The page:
GRACosway Campaign Diary
3 May 2019
- Nearly 510,000 people have already cast their ballot after four days of pre-poll voting, confirming the growing trend toward early voting.
- The campaign has been overshadowed by a number of candidate resignations over inappropriate social media posts and improper behavior.
- Opposition Leader Bill Shorten has today announced $2 billion of federal funding for the Metro Tunnel project in the marginal Victorian electorate of Macnamara.
- Prime Minister Scott Morrison is also in Victoria and has announced $203 million to promote recycling, clean up waterways and protect native animals.
- Labor has pledged $20 million for community legal centres, with Shadow Attorney-General Mark Dreyfus backing calls to reform defamation law and “beefing up” enforcement of section 18C of the Racial Discrimination Act.
- The Coalition has announced a farming, fisheries and forestry plan, including concessional loans of up to $2 million for first-time farmers.
- Former PM Tony Abbott went head-to-head with independent candidate Zali Steggall in a public debate in Warringah on Thursday, with Ms Steggall confirming she would be more likely to support the Coalition in a hung parliament scenario.
Shorten wins first leaders’ debate
The third week of the election campaign kicked off in WA, with the first leaders’ debate held in Perth on Monday evening. During the debate, Prime Minister Scott Morrison emphasised the Coalition’s economic management credentials and spoke about lowering unemployment, strengthening the economy and fixing the GST in WA. In contrast, Opposition Leader Bill Shorten focused on health and education funding and action on climate change. Both leaders put pressure on their opponent, with the PM challenging Mr Shorten on Labor’s policies around asylum seekers, electric vehicles and dividend imputation. Mr Shorten hit back by highlighting the Coalition’s leadership instability, criticising its preference deals with minor parties and underscoring the rising cost of essential services. According to the studio audience of 48 undecided voters, Mr Shorten won the debate with 25 votes, while 12 people picked the PM and 11 remained undecided.
Cash splash in WA
While in WA, the Coalition made a slew of smaller announcements, including $20 million to clean up crime hotspots in Perth; $34 million for an aged care workforce research centre; and $10 million to help seniors tackle loneliness. The PM also made a $1 billion commitment to bring forward the construction of three new navy ships, to be built in Perth in the mid-2020s, and earmarked a further $156 million to combat cyber security threats. Meanwhile, Labor announced a $1 billion plan to provide cheap loans to schools to install rooftop solar panels and committed to review Australia’s defence capabilities during a visit to Fremantle. Mr Shorten stopped in SA on the way home from Perth, before both leaders hit the campaign trail in Tasmania on Thursday. They will meet again in Queensland today ahead of the second debate of the campaign this evening.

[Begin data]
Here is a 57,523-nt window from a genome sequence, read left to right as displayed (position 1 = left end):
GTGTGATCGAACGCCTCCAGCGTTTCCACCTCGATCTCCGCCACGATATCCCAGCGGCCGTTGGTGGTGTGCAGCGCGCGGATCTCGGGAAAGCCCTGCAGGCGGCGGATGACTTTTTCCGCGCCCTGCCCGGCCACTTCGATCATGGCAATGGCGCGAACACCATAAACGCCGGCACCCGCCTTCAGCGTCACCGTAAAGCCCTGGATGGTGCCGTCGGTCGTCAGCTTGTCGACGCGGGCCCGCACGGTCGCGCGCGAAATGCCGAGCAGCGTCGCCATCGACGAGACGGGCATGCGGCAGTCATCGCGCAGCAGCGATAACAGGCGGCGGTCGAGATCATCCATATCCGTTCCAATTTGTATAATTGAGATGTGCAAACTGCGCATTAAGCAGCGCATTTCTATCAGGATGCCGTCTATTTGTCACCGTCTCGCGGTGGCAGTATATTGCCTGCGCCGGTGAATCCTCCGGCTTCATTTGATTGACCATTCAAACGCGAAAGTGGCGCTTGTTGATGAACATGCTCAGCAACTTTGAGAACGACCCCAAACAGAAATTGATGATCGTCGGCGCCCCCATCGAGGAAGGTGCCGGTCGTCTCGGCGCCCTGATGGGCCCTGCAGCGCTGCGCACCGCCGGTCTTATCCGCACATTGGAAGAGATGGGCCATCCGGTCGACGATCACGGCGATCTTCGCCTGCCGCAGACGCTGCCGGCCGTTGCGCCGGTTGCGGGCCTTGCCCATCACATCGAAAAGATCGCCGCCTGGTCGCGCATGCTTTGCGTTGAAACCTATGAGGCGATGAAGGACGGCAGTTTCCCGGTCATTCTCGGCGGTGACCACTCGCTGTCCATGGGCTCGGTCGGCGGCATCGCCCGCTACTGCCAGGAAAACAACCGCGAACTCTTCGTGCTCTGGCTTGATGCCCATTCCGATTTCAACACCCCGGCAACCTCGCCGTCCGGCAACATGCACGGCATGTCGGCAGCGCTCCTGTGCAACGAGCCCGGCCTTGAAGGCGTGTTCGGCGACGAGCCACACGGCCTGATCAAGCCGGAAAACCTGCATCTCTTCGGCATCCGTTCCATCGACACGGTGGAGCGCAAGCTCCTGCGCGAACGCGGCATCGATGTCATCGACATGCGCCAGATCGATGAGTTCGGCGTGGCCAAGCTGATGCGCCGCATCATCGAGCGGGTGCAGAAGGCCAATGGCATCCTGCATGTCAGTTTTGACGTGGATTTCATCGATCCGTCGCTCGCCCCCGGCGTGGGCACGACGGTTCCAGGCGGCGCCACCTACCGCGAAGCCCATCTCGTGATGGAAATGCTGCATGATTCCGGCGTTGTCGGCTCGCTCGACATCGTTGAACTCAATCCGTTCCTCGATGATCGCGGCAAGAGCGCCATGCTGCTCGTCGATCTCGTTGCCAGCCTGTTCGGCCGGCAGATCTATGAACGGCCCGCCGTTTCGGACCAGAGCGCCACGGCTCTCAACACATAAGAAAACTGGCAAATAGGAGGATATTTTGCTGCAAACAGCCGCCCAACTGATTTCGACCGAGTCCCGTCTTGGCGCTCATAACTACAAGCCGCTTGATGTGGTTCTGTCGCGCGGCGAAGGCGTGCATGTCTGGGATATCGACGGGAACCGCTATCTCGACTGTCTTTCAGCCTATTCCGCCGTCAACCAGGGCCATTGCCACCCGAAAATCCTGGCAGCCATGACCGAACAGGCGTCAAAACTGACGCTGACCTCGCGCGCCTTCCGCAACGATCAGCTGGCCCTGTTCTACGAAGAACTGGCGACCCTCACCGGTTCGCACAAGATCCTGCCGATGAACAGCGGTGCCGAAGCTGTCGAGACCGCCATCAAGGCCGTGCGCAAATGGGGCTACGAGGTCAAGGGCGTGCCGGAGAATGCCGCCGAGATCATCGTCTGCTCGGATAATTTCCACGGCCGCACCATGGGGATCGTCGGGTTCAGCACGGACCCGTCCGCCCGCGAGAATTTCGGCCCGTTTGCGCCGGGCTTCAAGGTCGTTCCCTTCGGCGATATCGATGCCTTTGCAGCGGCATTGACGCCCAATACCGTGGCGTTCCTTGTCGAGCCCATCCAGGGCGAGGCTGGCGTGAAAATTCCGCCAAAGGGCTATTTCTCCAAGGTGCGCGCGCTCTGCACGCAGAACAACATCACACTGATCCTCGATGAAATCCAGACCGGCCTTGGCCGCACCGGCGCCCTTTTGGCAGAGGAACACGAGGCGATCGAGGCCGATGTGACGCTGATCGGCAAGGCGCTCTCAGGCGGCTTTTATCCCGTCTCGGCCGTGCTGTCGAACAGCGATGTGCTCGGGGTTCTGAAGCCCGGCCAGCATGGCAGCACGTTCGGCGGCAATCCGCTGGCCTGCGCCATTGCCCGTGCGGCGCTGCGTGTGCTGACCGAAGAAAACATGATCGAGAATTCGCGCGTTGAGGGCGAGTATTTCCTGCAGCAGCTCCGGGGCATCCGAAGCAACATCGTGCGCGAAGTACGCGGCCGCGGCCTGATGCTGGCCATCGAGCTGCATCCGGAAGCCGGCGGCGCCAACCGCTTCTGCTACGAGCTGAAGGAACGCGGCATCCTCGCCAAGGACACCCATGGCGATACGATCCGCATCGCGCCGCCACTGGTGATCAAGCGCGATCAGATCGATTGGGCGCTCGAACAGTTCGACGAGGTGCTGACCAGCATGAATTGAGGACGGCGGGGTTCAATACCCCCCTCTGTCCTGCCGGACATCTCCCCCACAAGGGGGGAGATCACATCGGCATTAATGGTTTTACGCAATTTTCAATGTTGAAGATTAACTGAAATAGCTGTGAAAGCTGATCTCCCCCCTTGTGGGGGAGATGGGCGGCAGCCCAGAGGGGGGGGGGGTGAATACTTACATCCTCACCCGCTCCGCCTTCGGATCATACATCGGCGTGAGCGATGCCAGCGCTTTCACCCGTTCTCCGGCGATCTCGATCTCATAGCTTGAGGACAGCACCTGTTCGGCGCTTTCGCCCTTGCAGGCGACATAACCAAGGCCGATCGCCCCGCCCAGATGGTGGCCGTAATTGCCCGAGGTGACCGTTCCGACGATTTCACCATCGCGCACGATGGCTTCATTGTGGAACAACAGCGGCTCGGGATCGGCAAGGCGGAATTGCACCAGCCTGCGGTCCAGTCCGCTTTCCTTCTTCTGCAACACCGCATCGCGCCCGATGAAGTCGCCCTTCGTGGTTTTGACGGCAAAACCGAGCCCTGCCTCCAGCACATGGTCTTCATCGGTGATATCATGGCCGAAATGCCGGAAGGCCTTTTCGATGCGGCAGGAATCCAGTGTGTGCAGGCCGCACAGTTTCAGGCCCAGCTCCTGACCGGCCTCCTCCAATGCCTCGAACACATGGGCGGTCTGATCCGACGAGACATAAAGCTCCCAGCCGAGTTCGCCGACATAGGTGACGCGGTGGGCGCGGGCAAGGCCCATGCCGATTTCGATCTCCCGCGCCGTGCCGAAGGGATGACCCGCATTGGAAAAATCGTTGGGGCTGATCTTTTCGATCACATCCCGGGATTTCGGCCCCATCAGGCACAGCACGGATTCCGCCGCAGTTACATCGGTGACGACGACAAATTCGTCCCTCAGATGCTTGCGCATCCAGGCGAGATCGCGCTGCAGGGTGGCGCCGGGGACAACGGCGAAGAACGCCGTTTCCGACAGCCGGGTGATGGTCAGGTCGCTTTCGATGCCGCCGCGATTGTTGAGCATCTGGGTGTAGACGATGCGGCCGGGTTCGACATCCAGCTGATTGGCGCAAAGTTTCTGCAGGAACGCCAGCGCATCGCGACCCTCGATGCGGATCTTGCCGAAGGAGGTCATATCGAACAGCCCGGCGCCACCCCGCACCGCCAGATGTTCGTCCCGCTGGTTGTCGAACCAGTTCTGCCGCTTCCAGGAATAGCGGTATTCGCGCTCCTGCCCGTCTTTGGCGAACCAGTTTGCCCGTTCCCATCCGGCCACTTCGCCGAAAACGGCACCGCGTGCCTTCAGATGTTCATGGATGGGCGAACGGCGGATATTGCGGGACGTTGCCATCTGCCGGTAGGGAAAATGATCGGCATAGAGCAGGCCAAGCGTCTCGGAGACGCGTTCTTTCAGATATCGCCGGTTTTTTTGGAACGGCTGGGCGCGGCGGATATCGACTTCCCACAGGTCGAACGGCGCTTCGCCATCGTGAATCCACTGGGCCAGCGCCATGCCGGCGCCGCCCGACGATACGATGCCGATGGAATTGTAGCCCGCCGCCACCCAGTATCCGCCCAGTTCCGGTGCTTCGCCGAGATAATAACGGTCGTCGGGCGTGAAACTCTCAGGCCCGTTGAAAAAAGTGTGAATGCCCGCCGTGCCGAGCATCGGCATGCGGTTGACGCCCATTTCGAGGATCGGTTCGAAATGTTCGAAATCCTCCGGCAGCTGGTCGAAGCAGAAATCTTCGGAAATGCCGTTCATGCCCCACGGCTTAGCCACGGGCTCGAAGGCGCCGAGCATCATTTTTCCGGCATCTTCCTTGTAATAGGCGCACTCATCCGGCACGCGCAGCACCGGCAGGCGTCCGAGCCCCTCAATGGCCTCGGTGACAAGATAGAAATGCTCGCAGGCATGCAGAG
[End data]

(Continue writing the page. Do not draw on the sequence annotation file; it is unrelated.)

Climate debate continues
The Opposition placed climate change at the centre of its agenda this week, with key announcements including a $75 million renewables training package and the creation of two ‘renewable energy zones’ in SA and Tasmania, in addition to the $1 billion schools solar panels package. Labor remains under pressure to provide details of its climate policy costings, after Mr Shorten rejected new modelling by economist Brian Fisher which suggested Labor’s plan to cut emissions by 45 per cent on 2005 levels by 2030 could cost between $264 billion and $542 billion by 2030. Mr Shorten labelled the modelling “propaganda”, while the PM said Labor is “forcing people to choose between the economy and the environment”.
Medicines policy overhaul
Health Minister Greg Hunt and Shadow Health Minister Catherine King squared off in the National Press Club health debate on Thursday, canvassing issues such as mental health, private health insurance and medicines. Earlier in the day, the Coalition announced it will reduce the number of scripts it takes to reach the safety net threshold on the Pharmaceutical Benefits Scheme (PBS), giving patients access to free or further subsidised medicines sooner and saving more than 1.4 million Australians up to $80 per year. Labor has subsequently confirmed it will match the Coalition’s commitment if elected, effectively guaranteeing that the policy will be implemented regardless of the election outcome. Ms King also released further details on Labor’s preventive health policy, which focuses on tackling obesity, smoking and dangerous levels of alcohol consumption.
Greens willing to work with Labor
Leader of the Australian Greens Richard Di Natale delivered his National Press Club address on Wednesday, signalling that the Greens are willing to work with Labor to find a compromise on climate change policy, should Labor form government. The Opposition Leader, however, was quick to reject the idea the two parties will have any formal coalition-style arrangement.
A number of candidates have been disendorsed by their parties after being found to have made inappropriate comments on social media or to have behaved improperly, while other candidates remain under a cloud. PM Scott Morrison called for improvements to the vetting process for political candidates, saying the process was “not up to standard”, while conceding social media represents “new challenges” for party officials. As of today, a total of five candidates have been disendorsed by their party following the close of nominations, meaning their names will remain on ballot papers.
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